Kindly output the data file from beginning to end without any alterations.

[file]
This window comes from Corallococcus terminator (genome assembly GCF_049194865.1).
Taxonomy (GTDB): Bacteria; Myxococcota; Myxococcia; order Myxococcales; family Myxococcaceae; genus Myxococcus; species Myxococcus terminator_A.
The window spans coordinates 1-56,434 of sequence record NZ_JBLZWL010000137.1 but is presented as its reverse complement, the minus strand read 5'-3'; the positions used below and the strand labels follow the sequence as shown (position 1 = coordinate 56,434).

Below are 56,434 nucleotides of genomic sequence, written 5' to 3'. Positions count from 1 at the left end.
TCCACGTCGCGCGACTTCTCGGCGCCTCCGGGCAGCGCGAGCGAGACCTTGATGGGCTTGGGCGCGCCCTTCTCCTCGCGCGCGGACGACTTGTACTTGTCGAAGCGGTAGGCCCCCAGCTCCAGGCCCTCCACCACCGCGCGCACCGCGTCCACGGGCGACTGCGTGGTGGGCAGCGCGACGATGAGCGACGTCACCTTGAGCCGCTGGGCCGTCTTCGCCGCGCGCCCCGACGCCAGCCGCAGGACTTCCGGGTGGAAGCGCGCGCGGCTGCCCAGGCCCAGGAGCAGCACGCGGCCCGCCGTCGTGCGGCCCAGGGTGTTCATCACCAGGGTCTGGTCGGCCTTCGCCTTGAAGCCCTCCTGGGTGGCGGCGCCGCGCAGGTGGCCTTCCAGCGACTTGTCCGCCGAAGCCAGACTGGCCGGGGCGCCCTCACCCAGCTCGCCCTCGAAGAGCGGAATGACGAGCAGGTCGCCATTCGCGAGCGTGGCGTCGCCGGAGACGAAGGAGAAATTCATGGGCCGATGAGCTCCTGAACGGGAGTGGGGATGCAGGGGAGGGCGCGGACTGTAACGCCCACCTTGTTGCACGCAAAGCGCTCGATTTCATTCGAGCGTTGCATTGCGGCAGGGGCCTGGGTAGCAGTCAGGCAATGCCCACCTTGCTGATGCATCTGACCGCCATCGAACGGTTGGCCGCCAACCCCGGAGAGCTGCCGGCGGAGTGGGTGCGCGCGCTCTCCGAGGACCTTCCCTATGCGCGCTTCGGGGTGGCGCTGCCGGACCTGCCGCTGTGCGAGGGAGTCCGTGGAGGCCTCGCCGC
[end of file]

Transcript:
This window comes from Corallococcus terminator (genome assembly GCF_049194865.1).
Taxonomy (GTDB): Bacteria; Myxococcota; Myxococcia; order Myxococcales; family Myxococcaceae; genus Myxococcus; species Myxococcus terminator_A.
The window spans coordinates 1-56,434 of sequence record NZ_JBLZWL010000137.1 but is presented as its reverse complement, the minus strand read 5'-3'; the positions used below and the strand labels follow the sequence as shown (position 1 = coordinate 56,434).

Below are 56,434 nucleotides of genomic sequence, written 5' to 3'. Positions count from 1 at the left end.
TCCACGTCGCGCGACTTCTCGGCGCCTCCGGGCAGCGCGAGCGAGACCTTGATGGGCTTGGGCGCGCCCTTCTCCTCGCGCGCGGACGACTTGTACTTGTCGAAGCGGTAGGCCCCCAGCTCCAGGCCCTCCACCACCGCGCGCACCGCGTCCACGGGCGACTGCGTGGTGGGCAGCGCGACGATGAGCGACGTCACCTTGAGCCGCTGGGCCGTCTTCGCCGCGCGCCCCGACGCCAGCCGCAGGACTTCCGGGTGGAAGCGCGCGCGGCTGCCCAGGCCCAGGAGCAGCACGCGGCCCGCCGTCGTGCGGCCCAGGGTGTTCATCACCAGGGTCTGGTCGGCCTTCGCCTTGAAGCCCTCCTGGGTGGCGGCGCCGCGCAGGTGGCCTTCCAGCGACTTGTCCGCCGAAGCCAGACTGGCCGGGGCGCCCTCACCCAGCTCGCCCTCGAAGAGCGGAATGACGAGCAGGTCGCCATTCGCGAGCGTGGCGTCGCCGGAGACGAAGGAGAAATTCATGGGCCGATGAGCTCCTGAACGGGAGTGGGGATGCAGGGGAGGGCGCGGACTGTAACGCCCACCTTGTTGCACGCAAAGCGCTCGATTTCATTCGAGCGTTGCATTGCGGCAGGGGCCTGGGTAGCAGTCAGGCAATGCCCACCTTGCTGATGCATCTGACCGCCATCGAACGGTTGGCCGCCAACCCCGGAGAGCTGCCGGCGGAGTGGGTGCGCGCGCTCTCCGAGGACCTTCCCTATGCGCGCTTCGGGGTGGCGCTGCCGGACCTGCCGCTGTGCGAGGGAGTCCGTGGAGGCCTCGCCGC